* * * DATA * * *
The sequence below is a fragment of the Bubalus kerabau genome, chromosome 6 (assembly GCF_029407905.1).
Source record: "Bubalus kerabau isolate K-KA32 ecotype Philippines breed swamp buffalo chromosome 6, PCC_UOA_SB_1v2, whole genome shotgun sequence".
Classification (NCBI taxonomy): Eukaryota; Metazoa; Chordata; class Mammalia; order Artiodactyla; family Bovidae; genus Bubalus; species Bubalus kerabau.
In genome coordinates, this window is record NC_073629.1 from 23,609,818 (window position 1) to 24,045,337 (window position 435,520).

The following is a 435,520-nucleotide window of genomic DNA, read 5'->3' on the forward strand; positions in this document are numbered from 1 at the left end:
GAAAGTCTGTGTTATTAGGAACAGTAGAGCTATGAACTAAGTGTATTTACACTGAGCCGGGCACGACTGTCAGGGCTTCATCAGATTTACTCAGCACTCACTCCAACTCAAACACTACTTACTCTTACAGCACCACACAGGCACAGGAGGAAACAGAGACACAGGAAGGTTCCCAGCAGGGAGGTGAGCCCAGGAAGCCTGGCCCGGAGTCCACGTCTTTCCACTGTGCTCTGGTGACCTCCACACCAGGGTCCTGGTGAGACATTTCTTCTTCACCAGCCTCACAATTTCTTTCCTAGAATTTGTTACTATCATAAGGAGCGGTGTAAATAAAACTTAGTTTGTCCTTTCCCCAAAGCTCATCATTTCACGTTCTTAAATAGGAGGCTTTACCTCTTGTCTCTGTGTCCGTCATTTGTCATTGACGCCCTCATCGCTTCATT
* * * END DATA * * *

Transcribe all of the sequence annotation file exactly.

The sequence below is a fragment of the Bubalus kerabau genome, chromosome 6 (assembly GCF_029407905.1).
Source record: "Bubalus kerabau isolate K-KA32 ecotype Philippines breed swamp buffalo chromosome 6, PCC_UOA_SB_1v2, whole genome shotgun sequence".
Classification (NCBI taxonomy): Eukaryota; Metazoa; Chordata; class Mammalia; order Artiodactyla; family Bovidae; genus Bubalus; species Bubalus kerabau.
In genome coordinates, this window is record NC_073629.1 from 23,609,818 (window position 1) to 24,045,337 (window position 435,520).

The following is a 435,520-nucleotide window of genomic DNA, read 5'->3' on the forward strand; positions in this document are numbered from 1 at the left end:
GAAAGTCTGTGTTATTAGGAACAGTAGAGCTATGAACTAAGTGTATTTACACTGAGCCGGGCACGACTGTCAGGGCTTCATCAGATTTACTCAGCACTCACTCCAACTCAAACACTACTTACTCTTACAGCACCACACAGGCACAGGAGGAAACAGAGACACAGGAAGGTTCCCAGCAGGGAGGTGAGCCCAGGAAGCCTGGCCCGGAGTCCACGTCTTTCCACTGTGCTCTGGTGACCTCCACACCAGGGTCCTGGTGAGACATTTCTTCTTCACCAGCCTCACAATTTCTTTCCTAGAATTTGTTACTATCATAAGGAGCGGTGTAAATAAAACTTAGTTTGTCCTTTCCCCAAAGCTCATCATTTCACGTTCTTAAATAGGAGGCTTTACCTCTTGTCTCTGTGTCCGTCATTTGTCATTGACGCCCTCATCGCTTCATT